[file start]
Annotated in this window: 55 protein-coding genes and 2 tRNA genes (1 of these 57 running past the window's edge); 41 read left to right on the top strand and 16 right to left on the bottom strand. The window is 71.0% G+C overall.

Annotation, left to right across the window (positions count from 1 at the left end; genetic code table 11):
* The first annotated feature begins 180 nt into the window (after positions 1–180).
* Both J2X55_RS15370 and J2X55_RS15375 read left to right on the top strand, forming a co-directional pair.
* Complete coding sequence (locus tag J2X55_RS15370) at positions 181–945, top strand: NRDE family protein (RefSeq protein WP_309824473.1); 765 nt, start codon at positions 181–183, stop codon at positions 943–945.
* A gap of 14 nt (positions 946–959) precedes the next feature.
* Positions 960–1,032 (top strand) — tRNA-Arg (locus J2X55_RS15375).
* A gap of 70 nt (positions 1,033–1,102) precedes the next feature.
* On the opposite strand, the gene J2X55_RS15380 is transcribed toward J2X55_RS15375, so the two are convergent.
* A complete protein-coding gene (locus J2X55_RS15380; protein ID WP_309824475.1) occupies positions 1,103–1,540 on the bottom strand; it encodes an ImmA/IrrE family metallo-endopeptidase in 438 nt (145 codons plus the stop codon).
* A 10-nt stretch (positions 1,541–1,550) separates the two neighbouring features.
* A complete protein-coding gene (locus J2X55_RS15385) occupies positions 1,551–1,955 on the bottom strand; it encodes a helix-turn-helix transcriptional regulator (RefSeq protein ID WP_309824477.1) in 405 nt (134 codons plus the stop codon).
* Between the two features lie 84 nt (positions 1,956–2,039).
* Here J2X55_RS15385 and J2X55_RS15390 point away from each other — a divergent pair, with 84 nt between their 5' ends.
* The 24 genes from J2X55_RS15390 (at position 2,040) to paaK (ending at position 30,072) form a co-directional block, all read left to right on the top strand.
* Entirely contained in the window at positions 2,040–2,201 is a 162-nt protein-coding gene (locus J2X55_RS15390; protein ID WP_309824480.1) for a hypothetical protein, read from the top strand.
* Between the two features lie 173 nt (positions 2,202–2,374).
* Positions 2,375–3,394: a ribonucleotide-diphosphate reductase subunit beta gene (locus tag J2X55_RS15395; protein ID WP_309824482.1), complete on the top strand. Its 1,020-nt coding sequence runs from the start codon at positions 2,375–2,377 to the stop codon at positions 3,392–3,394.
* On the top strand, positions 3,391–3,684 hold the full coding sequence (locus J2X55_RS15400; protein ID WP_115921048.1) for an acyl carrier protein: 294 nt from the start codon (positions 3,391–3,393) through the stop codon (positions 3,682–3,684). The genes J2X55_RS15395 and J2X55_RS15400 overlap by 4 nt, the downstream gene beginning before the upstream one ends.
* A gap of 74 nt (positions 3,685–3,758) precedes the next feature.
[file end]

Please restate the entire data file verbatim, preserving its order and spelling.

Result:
Annotated in this window: 55 protein-coding genes and 2 tRNA genes (1 of these 57 running past the window's edge); 41 read left to right on the top strand and 16 right to left on the bottom strand. The window is 71.0% G+C overall.

Annotation, left to right across the window (positions count from 1 at the left end; genetic code table 11):
* The first annotated feature begins 180 nt into the window (after positions 1–180).
* Both J2X55_RS15370 and J2X55_RS15375 read left to right on the top strand, forming a co-directional pair.
* Complete coding sequence (locus tag J2X55_RS15370) at positions 181–945, top strand: NRDE family protein (RefSeq protein WP_309824473.1); 765 nt, start codon at positions 181–183, stop codon at positions 943–945.
* A gap of 14 nt (positions 946–959) precedes the next feature.
* Positions 960–1,032 (top strand) — tRNA-Arg (locus J2X55_RS15375).
* A gap of 70 nt (positions 1,033–1,102) precedes the next feature.
* On the opposite strand, the gene J2X55_RS15380 is transcribed toward J2X55_RS15375, so the two are convergent.
* A complete protein-coding gene (locus J2X55_RS15380; protein ID WP_309824475.1) occupies positions 1,103–1,540 on the bottom strand; it encodes an ImmA/IrrE family metallo-endopeptidase in 438 nt (145 codons plus the stop codon).
* A 10-nt stretch (positions 1,541–1,550) separates the two neighbouring features.
* A complete protein-coding gene (locus J2X55_RS15385) occupies positions 1,551–1,955 on the bottom strand; it encodes a helix-turn-helix transcriptional regulator (RefSeq protein ID WP_309824477.1) in 405 nt (134 codons plus the stop codon).
* Between the two features lie 84 nt (positions 1,956–2,039).
* Here J2X55_RS15385 and J2X55_RS15390 point away from each other — a divergent pair, with 84 nt between their 5' ends.
* The 24 genes from J2X55_RS15390 (at position 2,040) to paaK (ending at position 30,072) form a co-directional block, all read left to right on the top strand.
* Entirely contained in the window at positions 2,040–2,201 is a 162-nt protein-coding gene (locus J2X55_RS15390; protein ID WP_309824480.1) for a hypothetical protein, read from the top strand.
* Between the two features lie 173 nt (positions 2,202–2,374).
* Positions 2,375–3,394: a ribonucleotide-diphosphate reductase subunit beta gene (locus tag J2X55_RS15395; protein ID WP_309824482.1), complete on the top strand. Its 1,020-nt coding sequence runs from the start codon at positions 2,375–2,377 to the stop codon at positions 3,392–3,394.
* On the top strand, positions 3,391–3,684 hold the full coding sequence (locus J2X55_RS15400; protein ID WP_115921048.1) for an acyl carrier protein: 294 nt from the start codon (positions 3,391–3,393) through the stop codon (positions 3,682–3,684). The genes J2X55_RS15395 and J2X55_RS15400 overlap by 4 nt, the downstream gene beginning before the upstream one ends.
* A gap of 74 nt (positions 3,685–3,758) precedes the next feature.